Independent and cutting-edge analysis on Turkey and its neighborhood

China has experienced remarkable economic growth since the transformation of its economy in the late 1980s, but its wage growth is comparatively slower. China’s income inequality has simultaneously intensified, which can be observed on many dimensions. Such uneven distribution between urban and rural residents and among individuals in general has a negative impact on consumer demand, which influences China’s trade patterns and economic growth. This article argues that China’s economic growth could be sustained along with growing consumer demand through a narrowing of its income gap and the establishment of a social security network.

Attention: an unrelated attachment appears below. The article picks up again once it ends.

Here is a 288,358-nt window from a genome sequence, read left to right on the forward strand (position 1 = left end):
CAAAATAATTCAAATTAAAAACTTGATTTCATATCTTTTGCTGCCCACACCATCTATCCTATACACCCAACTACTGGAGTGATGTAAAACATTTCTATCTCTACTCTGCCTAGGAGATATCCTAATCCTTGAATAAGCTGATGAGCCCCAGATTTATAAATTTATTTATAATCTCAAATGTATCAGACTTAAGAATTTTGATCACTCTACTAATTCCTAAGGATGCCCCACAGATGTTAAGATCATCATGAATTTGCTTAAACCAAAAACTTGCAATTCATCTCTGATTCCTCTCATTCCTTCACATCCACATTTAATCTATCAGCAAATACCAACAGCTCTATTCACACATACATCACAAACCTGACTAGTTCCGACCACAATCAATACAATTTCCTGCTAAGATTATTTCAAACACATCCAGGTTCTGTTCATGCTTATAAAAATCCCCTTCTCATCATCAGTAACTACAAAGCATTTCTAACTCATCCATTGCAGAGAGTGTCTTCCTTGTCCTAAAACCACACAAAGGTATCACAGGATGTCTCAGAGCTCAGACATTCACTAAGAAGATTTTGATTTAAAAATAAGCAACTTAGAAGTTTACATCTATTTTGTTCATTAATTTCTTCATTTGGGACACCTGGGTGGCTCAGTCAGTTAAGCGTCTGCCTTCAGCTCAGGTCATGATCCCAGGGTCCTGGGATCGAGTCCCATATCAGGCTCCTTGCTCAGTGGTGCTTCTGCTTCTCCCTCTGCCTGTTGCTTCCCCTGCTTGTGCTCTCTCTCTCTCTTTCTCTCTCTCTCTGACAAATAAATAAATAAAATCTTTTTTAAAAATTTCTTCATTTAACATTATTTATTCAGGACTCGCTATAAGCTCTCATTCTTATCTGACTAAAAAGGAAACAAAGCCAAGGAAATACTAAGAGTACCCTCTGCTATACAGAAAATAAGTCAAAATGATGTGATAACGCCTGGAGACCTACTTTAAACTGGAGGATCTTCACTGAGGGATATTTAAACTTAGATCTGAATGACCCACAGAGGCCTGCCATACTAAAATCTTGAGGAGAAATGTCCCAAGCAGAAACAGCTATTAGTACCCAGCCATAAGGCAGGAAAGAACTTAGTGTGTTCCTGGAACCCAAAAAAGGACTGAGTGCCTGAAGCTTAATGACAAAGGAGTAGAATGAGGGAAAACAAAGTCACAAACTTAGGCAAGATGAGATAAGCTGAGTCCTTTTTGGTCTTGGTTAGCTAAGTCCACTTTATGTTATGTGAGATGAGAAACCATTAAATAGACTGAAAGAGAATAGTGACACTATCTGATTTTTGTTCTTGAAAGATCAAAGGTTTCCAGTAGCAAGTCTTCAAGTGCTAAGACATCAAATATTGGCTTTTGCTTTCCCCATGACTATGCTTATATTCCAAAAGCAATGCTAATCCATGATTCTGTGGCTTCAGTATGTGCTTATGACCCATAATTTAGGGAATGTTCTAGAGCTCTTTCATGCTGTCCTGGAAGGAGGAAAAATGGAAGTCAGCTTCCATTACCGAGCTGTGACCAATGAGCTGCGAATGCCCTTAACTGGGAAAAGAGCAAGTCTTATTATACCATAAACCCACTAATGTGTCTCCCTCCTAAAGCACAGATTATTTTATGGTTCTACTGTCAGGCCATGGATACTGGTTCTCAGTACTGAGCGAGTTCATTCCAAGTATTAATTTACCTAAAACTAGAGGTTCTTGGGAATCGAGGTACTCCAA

CONTRIBUTOR
Heng Quan & Hairong Luo
Heng Quan & Hairong Luo Heng Quan is a Professor of Economics and a Senior Research Fellow at the Shanghai Academy of Social Sciences in China. Hairong Luo is a PhD candidate at the Shanghai Academy of Social Sciences.
From the Desk of the Editor TPQ’s Summer 2018 issue marks the 11th annual edition that we are publishing with the support of NATO’s Public Diplomacy Division. This long-standing partnership has helped TPQ in its efforts to feature nuanced and diverse opinions on the security policy challenges facing Turkey, the region, and the transatlantic community. Over the years, we have had the privilege of bringing the...
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